Policies to tackle climate change – including measures to shift towards a low-carbon electricity system and improve the energy efficiency of UK homes – account for just 9% of the typical ‘dual fuel’ household energy bill, independent analysis by the Committee on Climate Change shows.
The Committee’s assessment, published in March this year, found that low-carbon policies added just over £100 to the typical 2016 bill of around £1,160.
The majority of the typical bill resulted from wholesale energy, transmission and distribution costs which are unrelated to the Government’s low-carbon policies.
The findings are in contrast to recent reports that green policies are primarily to blame for rising household energy bills. In the past year, all six of the UK’s largest energy companies have increased their prices by considerably more than the costs of low-carbon policies have increased.
- Price increases have been announced of 6.9-12.5% for electricity and up to 9.6% for gas.
- From 2016 to 2017, increased costs of low-carbon policies have added around 4% to electricity costs and nothing to gas.
The Committee’s ‘Energy Prices and Bills – Impacts of meeting carbon budgets’ report also found that:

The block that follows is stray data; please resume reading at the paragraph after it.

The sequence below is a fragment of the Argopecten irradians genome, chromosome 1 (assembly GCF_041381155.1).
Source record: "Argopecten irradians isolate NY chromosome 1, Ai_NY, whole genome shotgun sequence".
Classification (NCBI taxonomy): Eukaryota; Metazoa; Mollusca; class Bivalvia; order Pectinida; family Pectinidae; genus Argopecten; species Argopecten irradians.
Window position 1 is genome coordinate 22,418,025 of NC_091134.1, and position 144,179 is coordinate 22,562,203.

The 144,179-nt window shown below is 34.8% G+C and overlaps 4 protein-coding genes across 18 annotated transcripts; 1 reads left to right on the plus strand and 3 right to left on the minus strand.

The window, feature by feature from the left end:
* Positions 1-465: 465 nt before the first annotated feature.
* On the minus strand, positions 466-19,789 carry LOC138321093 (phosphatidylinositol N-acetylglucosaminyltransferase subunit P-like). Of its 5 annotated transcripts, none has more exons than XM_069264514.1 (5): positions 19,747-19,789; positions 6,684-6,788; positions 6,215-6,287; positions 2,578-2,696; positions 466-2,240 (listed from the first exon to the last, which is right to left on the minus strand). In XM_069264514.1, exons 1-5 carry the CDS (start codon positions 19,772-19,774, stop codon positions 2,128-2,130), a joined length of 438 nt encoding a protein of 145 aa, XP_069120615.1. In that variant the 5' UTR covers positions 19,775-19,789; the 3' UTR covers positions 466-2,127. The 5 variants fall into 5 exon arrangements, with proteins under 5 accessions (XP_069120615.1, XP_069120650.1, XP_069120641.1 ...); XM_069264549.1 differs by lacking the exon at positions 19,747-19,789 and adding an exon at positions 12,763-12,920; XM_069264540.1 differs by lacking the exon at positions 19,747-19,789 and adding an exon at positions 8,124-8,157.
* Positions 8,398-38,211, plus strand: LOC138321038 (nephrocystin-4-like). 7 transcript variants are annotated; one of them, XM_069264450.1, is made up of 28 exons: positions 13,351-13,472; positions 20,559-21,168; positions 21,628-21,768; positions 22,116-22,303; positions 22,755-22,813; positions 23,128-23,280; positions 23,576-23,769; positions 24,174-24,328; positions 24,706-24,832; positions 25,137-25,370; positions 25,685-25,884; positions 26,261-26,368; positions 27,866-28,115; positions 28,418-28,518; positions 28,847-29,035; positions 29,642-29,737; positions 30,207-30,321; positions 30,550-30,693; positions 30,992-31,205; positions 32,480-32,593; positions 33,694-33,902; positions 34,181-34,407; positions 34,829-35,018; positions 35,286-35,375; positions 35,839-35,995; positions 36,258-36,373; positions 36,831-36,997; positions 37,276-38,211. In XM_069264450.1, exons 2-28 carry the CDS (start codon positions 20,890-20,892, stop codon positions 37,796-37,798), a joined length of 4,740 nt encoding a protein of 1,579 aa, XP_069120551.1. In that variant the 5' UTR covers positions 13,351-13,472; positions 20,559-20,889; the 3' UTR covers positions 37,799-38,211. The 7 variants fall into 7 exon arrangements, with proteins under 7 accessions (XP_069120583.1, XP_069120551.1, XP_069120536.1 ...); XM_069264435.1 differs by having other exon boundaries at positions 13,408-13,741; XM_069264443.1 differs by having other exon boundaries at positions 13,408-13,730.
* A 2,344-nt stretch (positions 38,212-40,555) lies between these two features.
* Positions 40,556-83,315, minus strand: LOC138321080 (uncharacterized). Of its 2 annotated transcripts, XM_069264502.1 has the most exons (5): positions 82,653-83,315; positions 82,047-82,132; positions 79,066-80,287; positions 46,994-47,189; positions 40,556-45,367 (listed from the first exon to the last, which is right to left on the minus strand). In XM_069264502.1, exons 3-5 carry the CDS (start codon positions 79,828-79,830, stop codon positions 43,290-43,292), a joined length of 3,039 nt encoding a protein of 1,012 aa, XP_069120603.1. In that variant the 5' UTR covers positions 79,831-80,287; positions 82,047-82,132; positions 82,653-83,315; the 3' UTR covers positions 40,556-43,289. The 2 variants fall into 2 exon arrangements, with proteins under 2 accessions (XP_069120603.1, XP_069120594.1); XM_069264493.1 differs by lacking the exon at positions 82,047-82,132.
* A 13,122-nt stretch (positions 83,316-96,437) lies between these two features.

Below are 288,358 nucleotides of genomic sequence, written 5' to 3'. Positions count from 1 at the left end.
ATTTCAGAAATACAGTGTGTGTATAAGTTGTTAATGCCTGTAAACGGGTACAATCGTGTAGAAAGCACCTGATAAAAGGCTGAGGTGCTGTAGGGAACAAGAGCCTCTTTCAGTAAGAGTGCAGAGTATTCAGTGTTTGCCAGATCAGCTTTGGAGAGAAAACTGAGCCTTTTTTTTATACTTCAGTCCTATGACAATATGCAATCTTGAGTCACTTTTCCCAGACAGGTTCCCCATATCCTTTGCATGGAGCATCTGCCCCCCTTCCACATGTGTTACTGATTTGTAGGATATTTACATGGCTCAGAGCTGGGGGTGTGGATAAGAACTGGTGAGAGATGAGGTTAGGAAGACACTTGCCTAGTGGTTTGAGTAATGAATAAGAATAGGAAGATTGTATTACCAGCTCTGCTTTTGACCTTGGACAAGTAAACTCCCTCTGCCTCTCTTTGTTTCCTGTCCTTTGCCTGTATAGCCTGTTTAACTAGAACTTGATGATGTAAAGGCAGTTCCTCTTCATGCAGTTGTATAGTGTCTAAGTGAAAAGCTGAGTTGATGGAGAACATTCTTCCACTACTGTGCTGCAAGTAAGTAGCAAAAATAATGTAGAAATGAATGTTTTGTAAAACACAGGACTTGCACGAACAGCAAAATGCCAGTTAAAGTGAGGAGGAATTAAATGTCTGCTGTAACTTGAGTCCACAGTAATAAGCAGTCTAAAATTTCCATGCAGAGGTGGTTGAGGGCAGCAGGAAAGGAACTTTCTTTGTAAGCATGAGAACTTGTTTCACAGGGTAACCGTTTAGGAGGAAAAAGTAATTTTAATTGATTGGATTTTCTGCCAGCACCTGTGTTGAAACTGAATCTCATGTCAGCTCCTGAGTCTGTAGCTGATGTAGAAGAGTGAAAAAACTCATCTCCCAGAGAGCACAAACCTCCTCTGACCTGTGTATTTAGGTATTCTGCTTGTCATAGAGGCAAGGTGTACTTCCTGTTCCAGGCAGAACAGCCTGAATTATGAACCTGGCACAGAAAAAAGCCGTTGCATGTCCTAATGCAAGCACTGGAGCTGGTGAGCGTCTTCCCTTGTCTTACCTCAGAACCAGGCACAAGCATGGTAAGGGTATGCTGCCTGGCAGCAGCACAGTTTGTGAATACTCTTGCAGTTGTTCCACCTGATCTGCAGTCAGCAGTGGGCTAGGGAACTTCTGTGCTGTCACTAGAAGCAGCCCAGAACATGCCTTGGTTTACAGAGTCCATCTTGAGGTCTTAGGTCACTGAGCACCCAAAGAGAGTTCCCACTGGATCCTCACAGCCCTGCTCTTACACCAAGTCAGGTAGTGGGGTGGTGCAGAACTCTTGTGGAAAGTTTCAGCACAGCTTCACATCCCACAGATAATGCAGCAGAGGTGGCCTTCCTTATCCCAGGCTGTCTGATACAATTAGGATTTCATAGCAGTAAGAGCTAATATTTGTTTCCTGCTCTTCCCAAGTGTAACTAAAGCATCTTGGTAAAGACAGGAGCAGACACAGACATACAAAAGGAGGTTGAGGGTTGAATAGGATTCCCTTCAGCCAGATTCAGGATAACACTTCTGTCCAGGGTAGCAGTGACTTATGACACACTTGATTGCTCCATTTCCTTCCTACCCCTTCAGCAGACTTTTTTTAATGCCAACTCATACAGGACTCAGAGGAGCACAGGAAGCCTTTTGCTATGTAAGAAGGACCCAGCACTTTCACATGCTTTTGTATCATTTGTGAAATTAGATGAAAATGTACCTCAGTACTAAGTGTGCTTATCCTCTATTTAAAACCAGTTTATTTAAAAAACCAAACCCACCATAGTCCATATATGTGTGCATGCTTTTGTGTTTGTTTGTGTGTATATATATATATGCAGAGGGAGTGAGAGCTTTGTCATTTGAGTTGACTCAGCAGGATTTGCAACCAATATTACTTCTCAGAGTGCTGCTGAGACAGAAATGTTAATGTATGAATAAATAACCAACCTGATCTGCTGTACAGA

- Typical ‘dual fuel’ households, which use gas for heating and hot water and electricity for lights and appliances, paid (in real terms) £115 less per year for their energy in 2016 than in 2008 when the Climate Change Act was passed.
- Improvements in energy efficiency have saved the typical household around £290 per year since 2008 as demand for electricity and gas has reduced. This saving has come largely through the replacement of older products such as fridges, freezers and boilers with new, higher-standard energy efficient alternatives.
- The gradual shift towards low-carbon electricity could add a further £85-120 per year to a typical bill by 2030 if further policies to meet UK climate objectives are put in place. Further improvements in energy efficiency have the potential to deliver significant savings for households in future (around £150 on average, or more if wholesale costs continue to rise), which would more than offset the cost of shifting towards low-carbon sources of energy.
Acting Chief Executive of the Committee on Climate Change, Adrian Gault, said:
“Most of the typical household energy bill results from costs which are unrelated to the Government’s low-carbon policies. All of the ‘big six’ energy companies have announced price increases in the last year that go well beyond the increase that can be attributed to low-carbon measures, suggesting that other factors are having a larger effect.
“Policies to develop a cleaner, low-carbon electricity system are – overall – delivering savings for average UK households. Although green measures contributed around £9 a month to the typical ‘dual fuel’ energy bill in 2016, energy efficiency improvements to lights, boilers and appliances saved around £20 a month as result of reduced energy demand. The net impact is a saving of around £11 per month for the typical dual fuel household.”